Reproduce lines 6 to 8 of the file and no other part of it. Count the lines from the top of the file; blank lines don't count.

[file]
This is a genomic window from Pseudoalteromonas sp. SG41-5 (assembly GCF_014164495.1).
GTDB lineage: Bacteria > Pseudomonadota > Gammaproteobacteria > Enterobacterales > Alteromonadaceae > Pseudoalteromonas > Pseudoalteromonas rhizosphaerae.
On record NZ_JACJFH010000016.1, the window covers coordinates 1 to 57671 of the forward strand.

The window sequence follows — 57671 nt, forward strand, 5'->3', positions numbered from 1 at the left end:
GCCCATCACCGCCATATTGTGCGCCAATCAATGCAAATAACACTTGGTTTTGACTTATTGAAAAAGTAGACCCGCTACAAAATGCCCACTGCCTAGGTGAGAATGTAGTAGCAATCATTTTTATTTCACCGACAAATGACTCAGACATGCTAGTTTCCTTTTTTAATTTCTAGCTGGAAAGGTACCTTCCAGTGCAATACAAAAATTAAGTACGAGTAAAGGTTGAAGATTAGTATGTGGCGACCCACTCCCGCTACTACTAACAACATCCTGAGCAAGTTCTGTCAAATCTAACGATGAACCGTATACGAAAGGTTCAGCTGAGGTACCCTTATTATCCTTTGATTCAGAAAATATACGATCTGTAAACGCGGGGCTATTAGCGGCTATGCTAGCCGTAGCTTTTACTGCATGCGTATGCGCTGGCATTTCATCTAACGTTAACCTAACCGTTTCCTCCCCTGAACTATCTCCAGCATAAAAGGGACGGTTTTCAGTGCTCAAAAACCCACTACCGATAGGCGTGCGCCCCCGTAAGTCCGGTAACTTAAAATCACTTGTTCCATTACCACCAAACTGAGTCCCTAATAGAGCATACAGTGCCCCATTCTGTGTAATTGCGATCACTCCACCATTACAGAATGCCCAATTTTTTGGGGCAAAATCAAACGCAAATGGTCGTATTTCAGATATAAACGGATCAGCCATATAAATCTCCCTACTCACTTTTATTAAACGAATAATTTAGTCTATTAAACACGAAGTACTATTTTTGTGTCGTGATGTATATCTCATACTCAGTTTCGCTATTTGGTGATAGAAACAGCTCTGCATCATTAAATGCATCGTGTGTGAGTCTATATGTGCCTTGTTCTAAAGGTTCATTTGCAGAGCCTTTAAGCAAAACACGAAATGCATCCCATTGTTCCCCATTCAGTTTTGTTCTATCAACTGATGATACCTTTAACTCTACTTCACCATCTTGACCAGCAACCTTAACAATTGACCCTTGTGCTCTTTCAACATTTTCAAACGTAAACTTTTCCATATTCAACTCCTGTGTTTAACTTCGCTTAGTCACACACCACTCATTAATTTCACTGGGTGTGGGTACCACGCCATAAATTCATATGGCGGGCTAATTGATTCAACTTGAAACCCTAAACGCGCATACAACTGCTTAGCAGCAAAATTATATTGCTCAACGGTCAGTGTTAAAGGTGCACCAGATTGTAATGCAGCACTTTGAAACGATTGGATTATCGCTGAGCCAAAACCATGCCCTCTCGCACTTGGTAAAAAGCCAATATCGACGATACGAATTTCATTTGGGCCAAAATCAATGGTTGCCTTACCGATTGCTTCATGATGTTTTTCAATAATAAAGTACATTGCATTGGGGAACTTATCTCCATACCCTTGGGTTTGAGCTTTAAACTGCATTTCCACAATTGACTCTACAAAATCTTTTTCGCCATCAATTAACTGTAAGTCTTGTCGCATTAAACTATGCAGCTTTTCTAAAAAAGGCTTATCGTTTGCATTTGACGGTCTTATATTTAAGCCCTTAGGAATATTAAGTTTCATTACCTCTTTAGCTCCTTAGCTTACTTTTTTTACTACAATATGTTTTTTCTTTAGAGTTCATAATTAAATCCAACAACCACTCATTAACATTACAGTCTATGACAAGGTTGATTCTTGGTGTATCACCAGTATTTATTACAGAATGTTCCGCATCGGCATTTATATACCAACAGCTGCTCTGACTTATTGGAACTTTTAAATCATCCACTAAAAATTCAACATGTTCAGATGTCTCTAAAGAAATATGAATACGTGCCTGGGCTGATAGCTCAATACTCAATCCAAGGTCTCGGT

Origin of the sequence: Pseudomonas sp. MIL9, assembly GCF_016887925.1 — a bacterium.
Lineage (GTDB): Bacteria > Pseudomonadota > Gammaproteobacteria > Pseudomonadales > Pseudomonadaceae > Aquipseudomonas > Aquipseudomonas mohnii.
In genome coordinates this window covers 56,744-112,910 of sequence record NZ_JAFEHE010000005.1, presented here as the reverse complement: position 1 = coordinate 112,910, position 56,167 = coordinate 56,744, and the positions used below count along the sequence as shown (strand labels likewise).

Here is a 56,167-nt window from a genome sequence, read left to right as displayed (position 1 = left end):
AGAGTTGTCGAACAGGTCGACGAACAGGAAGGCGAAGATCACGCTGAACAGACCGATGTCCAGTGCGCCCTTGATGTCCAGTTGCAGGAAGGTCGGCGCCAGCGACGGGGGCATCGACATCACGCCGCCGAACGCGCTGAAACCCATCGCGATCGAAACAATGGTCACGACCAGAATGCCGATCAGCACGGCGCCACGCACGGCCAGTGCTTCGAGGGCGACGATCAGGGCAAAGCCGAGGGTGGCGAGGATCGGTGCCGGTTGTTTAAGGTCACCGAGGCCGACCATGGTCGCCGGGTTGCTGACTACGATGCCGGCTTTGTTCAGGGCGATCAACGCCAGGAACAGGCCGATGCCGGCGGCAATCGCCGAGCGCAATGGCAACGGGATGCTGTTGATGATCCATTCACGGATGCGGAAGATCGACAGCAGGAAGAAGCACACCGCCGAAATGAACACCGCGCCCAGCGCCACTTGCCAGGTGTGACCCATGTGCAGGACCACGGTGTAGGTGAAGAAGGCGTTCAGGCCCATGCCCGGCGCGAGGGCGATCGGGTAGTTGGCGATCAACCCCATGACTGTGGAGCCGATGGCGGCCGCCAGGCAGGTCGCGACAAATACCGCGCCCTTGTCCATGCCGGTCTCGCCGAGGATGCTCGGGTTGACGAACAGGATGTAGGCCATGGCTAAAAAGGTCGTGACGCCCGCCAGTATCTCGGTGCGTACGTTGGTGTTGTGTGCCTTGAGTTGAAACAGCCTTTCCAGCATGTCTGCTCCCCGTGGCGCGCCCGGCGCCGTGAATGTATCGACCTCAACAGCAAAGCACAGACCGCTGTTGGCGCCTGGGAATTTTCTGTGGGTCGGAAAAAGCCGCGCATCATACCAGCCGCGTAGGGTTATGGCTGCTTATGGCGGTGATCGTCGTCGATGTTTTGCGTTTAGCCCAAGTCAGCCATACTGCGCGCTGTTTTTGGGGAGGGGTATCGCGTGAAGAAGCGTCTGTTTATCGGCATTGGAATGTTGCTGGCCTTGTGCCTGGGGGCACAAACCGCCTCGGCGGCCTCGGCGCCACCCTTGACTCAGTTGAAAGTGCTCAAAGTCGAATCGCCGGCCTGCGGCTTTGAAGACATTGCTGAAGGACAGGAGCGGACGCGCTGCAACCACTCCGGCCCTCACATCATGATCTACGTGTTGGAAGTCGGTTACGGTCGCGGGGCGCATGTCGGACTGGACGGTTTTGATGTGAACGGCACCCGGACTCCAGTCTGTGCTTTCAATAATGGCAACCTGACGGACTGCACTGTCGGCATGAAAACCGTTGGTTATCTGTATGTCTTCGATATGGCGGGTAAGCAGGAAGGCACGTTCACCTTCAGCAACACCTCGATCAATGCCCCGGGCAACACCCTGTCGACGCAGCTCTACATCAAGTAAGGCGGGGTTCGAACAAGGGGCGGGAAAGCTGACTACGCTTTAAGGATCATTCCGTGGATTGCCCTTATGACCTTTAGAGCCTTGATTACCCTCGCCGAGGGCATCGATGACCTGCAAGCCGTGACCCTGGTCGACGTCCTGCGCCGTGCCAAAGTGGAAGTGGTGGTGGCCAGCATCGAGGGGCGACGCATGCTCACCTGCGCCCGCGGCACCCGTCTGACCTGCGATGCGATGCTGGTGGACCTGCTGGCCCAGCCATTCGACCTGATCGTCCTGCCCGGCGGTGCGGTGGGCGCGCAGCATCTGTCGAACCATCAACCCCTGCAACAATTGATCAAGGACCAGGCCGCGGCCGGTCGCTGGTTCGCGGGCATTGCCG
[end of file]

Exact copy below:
Origin of the sequence: Pseudomonas sp. MIL9, assembly GCF_016887925.1 — a bacterium.
Lineage (GTDB): Bacteria > Pseudomonadota > Gammaproteobacteria > Pseudomonadales > Pseudomonadaceae > Aquipseudomonas > Aquipseudomonas mohnii.
In genome coordinates this window covers 56,744-112,910 of sequence record NZ_JAFEHE010000005.1, presented here as the reverse complement: position 1 = coordinate 112,910, position 56,167 = coordinate 56,744, and the positions used below count along the sequence as shown (strand labels likewise).